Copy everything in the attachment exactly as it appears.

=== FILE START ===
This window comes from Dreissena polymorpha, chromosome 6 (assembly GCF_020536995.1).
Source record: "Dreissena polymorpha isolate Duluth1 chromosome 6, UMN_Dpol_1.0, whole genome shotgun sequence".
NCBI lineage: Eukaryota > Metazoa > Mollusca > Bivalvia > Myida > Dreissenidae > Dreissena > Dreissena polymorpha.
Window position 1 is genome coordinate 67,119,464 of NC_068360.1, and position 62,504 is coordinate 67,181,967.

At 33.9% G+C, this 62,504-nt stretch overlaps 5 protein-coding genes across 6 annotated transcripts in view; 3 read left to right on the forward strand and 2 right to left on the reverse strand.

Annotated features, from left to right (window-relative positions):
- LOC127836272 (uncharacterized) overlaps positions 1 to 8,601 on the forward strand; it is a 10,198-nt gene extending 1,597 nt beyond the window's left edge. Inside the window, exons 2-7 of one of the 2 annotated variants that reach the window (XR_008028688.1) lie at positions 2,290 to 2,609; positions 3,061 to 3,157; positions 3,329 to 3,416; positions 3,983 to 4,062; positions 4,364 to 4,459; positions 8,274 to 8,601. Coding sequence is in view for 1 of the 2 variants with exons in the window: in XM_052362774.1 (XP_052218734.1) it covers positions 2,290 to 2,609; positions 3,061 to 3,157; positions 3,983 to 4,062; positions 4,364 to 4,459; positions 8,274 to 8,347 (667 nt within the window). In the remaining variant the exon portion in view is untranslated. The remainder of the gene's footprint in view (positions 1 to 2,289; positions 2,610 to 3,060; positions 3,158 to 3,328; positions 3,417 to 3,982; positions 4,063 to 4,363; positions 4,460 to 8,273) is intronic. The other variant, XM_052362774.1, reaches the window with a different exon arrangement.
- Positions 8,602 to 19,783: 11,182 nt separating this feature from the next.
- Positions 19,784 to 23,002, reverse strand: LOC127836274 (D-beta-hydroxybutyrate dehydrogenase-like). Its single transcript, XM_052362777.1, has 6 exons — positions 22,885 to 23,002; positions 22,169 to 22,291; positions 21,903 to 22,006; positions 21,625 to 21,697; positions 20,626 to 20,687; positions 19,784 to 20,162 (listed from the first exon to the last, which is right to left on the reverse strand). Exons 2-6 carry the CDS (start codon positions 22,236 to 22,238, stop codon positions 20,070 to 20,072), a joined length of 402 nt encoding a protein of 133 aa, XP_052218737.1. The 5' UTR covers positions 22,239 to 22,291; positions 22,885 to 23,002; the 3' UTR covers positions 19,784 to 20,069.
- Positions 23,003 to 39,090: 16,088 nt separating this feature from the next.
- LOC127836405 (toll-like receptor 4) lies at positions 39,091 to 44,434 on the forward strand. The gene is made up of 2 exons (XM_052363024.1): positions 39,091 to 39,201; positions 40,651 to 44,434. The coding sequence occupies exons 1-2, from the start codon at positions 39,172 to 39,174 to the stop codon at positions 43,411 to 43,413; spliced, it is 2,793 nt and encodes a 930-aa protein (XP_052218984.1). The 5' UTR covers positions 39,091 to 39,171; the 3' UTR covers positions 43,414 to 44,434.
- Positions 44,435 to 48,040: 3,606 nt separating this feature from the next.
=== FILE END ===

This window comes from Dreissena polymorpha, chromosome 6 (assembly GCF_020536995.1).
Source record: "Dreissena polymorpha isolate Duluth1 chromosome 6, UMN_Dpol_1.0, whole genome shotgun sequence".
NCBI lineage: Eukaryota > Metazoa > Mollusca > Bivalvia > Myida > Dreissenidae > Dreissena > Dreissena polymorpha.
Window position 1 is genome coordinate 67,119,464 of NC_068360.1, and position 62,504 is coordinate 67,181,967.

At 33.9% G+C, this 62,504-nt stretch overlaps 5 protein-coding genes across 6 annotated transcripts in view; 3 read left to right on the forward strand and 2 right to left on the reverse strand.

Annotated features, from left to right (window-relative positions):
- LOC127836272 (uncharacterized) overlaps positions 1 to 8,601 on the forward strand; it is a 10,198-nt gene extending 1,597 nt beyond the window's left edge. Inside the window, exons 2-7 of one of the 2 annotated variants that reach the window (XR_008028688.1) lie at positions 2,290 to 2,609; positions 3,061 to 3,157; positions 3,329 to 3,416; positions 3,983 to 4,062; positions 4,364 to 4,459; positions 8,274 to 8,601. Coding sequence is in view for 1 of the 2 variants with exons in the window: in XM_052362774.1 (XP_052218734.1) it covers positions 2,290 to 2,609; positions 3,061 to 3,157; positions 3,983 to 4,062; positions 4,364 to 4,459; positions 8,274 to 8,347 (667 nt within the window). In the remaining variant the exon portion in view is untranslated. The remainder of the gene's footprint in view (positions 1 to 2,289; positions 2,610 to 3,060; positions 3,158 to 3,328; positions 3,417 to 3,982; positions 4,063 to 4,363; positions 4,460 to 8,273) is intronic. The other variant, XM_052362774.1, reaches the window with a different exon arrangement.
- Positions 8,602 to 19,783: 11,182 nt separating this feature from the next.
- Positions 19,784 to 23,002, reverse strand: LOC127836274 (D-beta-hydroxybutyrate dehydrogenase-like). Its single transcript, XM_052362777.1, has 6 exons — positions 22,885 to 23,002; positions 22,169 to 22,291; positions 21,903 to 22,006; positions 21,625 to 21,697; positions 20,626 to 20,687; positions 19,784 to 20,162 (listed from the first exon to the last, which is right to left on the reverse strand). Exons 2-6 carry the CDS (start codon positions 22,236 to 22,238, stop codon positions 20,070 to 20,072), a joined length of 402 nt encoding a protein of 133 aa, XP_052218737.1. The 5' UTR covers positions 22,239 to 22,291; positions 22,885 to 23,002; the 3' UTR covers positions 19,784 to 20,069.
- Positions 23,003 to 39,090: 16,088 nt separating this feature from the next.
- LOC127836405 (toll-like receptor 4) lies at positions 39,091 to 44,434 on the forward strand. The gene is made up of 2 exons (XM_052363024.1): positions 39,091 to 39,201; positions 40,651 to 44,434. The coding sequence occupies exons 1-2, from the start codon at positions 39,172 to 39,174 to the stop codon at positions 43,411 to 43,413; spliced, it is 2,793 nt and encodes a 930-aa protein (XP_052218984.1). The 5' UTR covers positions 39,091 to 39,171; the 3' UTR covers positions 43,414 to 44,434.
- Positions 44,435 to 48,040: 3,606 nt separating this feature from the next.